Shangri La What exactly is that I had always assumed that Shangri La referred to either the all girl pop band from the 60s, or was a generic name for seedy motels of questionable repute ie Andrew McCarthy s very bad TV movie, The Courtyard I was unexpectedly enlightened when I recently picked up Mitchell Zuckoff s book, Lost in Shangri La Escape from a Hidden World, A True Story.Shangri La was a fictional valley in the Himalayas created by James Hilton in his 1933 novel entitled Lost Horizon It was supposed to be the ideal paradise on earth, isolated from the outside world It was also popularized in the 1937 film adaptation directed by Frank Capra So it was no surprise when a virtually untouched, beautiful valley deep in Dutch New Guinea was discovered by soldiers stationed at Hollandia Military Base during WWII, and nicknamed Shangri La On May 13, 1945, a military airplane carrying 24 officers male and female from Hollandia on a sightseeing expedition over the valley, crashes into a mountain base at the entrance of the valley Thus begins our story Through eyewitness accounts, newspaper articles, and military documents, Zuckoff pieces together a memorable rescue mission for the remaining three survivors of the crash After surviving the crash, the officers have to contend with serious injuries, as well as the fierce natives, who are rud to be cannibals, and who have never before seen people from the outside Zuckoff gathers first hand statements from descendants of the Logo Mabel clan, as well as the Filipino American paratrooper team of eight sent in to rescue This read like a Hollywood screenplay, and was surprisingly comedic at certain points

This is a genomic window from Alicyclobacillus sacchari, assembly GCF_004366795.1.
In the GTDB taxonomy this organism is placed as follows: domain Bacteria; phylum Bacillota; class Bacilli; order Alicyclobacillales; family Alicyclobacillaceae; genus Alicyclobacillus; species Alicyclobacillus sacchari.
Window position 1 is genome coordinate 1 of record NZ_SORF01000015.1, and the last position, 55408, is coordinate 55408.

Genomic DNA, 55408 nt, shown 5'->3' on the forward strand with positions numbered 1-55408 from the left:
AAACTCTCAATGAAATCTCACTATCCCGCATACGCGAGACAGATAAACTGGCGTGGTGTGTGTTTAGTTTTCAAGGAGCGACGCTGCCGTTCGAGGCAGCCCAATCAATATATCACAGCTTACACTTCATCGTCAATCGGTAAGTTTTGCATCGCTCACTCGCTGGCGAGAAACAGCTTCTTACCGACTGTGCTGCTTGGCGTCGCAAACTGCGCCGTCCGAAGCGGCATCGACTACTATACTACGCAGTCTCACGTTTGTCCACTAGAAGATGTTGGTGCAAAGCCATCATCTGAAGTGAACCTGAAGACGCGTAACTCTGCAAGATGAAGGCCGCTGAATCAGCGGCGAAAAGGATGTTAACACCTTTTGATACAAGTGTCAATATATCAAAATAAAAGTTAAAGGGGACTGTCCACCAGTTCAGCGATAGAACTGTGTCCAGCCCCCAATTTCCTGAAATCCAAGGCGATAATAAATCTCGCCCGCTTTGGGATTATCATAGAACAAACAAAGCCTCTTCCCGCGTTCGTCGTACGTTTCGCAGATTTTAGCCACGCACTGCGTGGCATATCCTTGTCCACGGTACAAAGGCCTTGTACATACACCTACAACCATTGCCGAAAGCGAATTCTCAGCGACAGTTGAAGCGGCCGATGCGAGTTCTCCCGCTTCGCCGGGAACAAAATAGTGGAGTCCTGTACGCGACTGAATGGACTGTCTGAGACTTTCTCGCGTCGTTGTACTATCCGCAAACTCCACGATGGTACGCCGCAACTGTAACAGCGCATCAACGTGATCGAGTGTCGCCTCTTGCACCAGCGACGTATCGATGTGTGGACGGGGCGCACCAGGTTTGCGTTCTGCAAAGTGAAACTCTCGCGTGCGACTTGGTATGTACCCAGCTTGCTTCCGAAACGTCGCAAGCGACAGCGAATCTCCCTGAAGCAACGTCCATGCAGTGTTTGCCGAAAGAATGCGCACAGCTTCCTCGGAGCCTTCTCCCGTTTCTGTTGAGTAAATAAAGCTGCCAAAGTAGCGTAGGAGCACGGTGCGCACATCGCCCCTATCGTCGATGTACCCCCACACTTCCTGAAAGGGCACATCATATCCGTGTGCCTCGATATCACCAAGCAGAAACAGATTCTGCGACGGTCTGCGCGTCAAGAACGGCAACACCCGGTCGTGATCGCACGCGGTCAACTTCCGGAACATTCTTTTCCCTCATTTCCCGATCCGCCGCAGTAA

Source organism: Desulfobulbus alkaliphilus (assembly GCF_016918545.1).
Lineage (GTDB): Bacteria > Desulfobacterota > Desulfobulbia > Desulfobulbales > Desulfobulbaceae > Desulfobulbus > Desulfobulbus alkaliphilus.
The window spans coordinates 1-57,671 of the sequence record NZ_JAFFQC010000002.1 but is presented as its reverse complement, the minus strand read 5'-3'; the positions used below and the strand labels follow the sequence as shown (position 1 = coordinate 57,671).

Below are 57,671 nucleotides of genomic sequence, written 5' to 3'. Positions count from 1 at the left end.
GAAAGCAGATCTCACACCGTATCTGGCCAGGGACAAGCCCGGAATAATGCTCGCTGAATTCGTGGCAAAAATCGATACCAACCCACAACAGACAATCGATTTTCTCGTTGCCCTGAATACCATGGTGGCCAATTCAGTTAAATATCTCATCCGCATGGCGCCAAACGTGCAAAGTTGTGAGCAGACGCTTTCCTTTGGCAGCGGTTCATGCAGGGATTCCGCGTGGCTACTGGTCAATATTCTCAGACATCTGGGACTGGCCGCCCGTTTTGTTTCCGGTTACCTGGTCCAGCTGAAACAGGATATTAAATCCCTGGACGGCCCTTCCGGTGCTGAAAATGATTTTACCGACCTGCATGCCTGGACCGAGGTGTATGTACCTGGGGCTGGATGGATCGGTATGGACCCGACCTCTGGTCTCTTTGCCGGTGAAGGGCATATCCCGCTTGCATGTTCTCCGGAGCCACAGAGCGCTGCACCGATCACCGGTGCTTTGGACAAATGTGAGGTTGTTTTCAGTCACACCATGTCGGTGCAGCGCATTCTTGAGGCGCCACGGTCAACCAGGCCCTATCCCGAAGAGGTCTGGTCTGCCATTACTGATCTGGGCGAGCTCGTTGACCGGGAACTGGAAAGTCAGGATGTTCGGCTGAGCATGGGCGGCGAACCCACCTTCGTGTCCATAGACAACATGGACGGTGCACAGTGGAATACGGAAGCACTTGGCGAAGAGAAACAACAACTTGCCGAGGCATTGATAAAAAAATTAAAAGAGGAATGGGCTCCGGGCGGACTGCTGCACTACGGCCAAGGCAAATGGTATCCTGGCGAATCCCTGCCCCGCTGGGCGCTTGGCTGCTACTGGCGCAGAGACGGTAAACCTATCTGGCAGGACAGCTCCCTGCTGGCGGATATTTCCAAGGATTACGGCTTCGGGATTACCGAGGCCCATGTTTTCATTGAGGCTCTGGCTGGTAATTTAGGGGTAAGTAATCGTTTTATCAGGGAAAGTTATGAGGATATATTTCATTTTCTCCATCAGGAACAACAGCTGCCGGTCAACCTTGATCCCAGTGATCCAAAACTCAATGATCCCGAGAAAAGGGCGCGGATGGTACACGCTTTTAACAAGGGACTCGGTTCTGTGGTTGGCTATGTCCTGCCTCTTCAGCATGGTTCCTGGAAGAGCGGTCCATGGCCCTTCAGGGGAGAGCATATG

10. says:

    Non fiction written as a compelling narrative of the survivors of a plane crash in Shangri La named after the valley in the James Hilton novel Lost Horizon in Dutch New Guinea near the end of WWII Faced with limited food and serious injuries, not to mention the perils of the jungle, the survivors must find a way to get rescued or face travel over hundreds of miles of dense forest filled with warring natives and Japanese in hiding Once they were discovered missing, the U.S military had to find them, and figure out how to get them back under extremely perilous circumstances Zuckoff has done his research, including recently discovered journals, military accounts, a visit to the crash site, and interviews with many participants and family members He writes an interesting story, sticking to the facts, giving enough background to set the context without ever straying too far afield I cared about the people and was interested to find out what happened to them He also honors those who died The numerous historical photos were a bonus My favorite parts The development of the relationship between the native people, rud to be hostile, and the survivors and soldiers their interactions could have gone awry very easily The anthropological information about these isolated native people, what their lives were like, how they viewed the outsiders, why they acted as they did this was all based on research and interviews with the native people involved I found it fascinating The ingenuity and creative thinking employed throughout the rescue attemptContent includes descriptions of painful injuries, death, and rituals surrounding tribal warfare Recommended to those with an interest in anthropology, the history of WWII, or stories of survival under extreme conditions.